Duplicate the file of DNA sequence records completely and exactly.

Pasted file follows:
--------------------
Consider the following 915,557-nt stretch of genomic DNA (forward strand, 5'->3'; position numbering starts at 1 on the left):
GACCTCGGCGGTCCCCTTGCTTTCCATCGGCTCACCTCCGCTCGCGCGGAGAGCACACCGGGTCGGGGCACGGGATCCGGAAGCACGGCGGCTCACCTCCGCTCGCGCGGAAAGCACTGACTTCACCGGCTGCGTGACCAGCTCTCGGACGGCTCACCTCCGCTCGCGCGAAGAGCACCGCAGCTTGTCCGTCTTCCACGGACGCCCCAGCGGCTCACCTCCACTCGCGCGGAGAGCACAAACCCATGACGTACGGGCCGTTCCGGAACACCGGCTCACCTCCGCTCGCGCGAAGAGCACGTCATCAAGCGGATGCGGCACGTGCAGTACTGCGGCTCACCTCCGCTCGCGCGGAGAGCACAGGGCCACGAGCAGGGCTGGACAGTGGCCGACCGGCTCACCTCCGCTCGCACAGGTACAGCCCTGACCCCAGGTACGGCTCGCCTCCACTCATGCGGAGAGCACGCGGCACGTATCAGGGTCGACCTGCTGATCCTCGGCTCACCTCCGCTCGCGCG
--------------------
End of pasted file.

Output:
Consider the following 915,557-nt stretch of genomic DNA (forward strand, 5'->3'; position numbering starts at 1 on the left):
GACCTCGGCGGTCCCCTTGCTTTCCATCGGCTCACCTCCGCTCGCGCGGAGAGCACACCGGGTCGGGGCACGGGATCCGGAAGCACGGCGGCTCACCTCCGCTCGCGCGGAAAGCACTGACTTCACCGGCTGCGTGACCAGCTCTCGGACGGCTCACCTCCGCTCGCGCGAAGAGCACCGCAGCTTGTCCGTCTTCCACGGACGCCCCAGCGGCTCACCTCCACTCGCGCGGAGAGCACAAACCCATGACGTACGGGCCGTTCCGGAACACCGGCTCACCTCCGCTCGCGCGAAGAGCACGTCATCAAGCGGATGCGGCACGTGCAGTACTGCGGCTCACCTCCGCTCGCGCGGAGAGCACAGGGCCACGAGCAGGGCTGGACAGTGGCCGACCGGCTCACCTCCGCTCGCACAGGTACAGCCCTGACCCCAGGTACGGCTCGCCTCCACTCATGCGGAGAGCACGCGGCACGTATCAGGGTCGACCTGCTGATCCTCGGCTCACCTCCGCTCGCGCG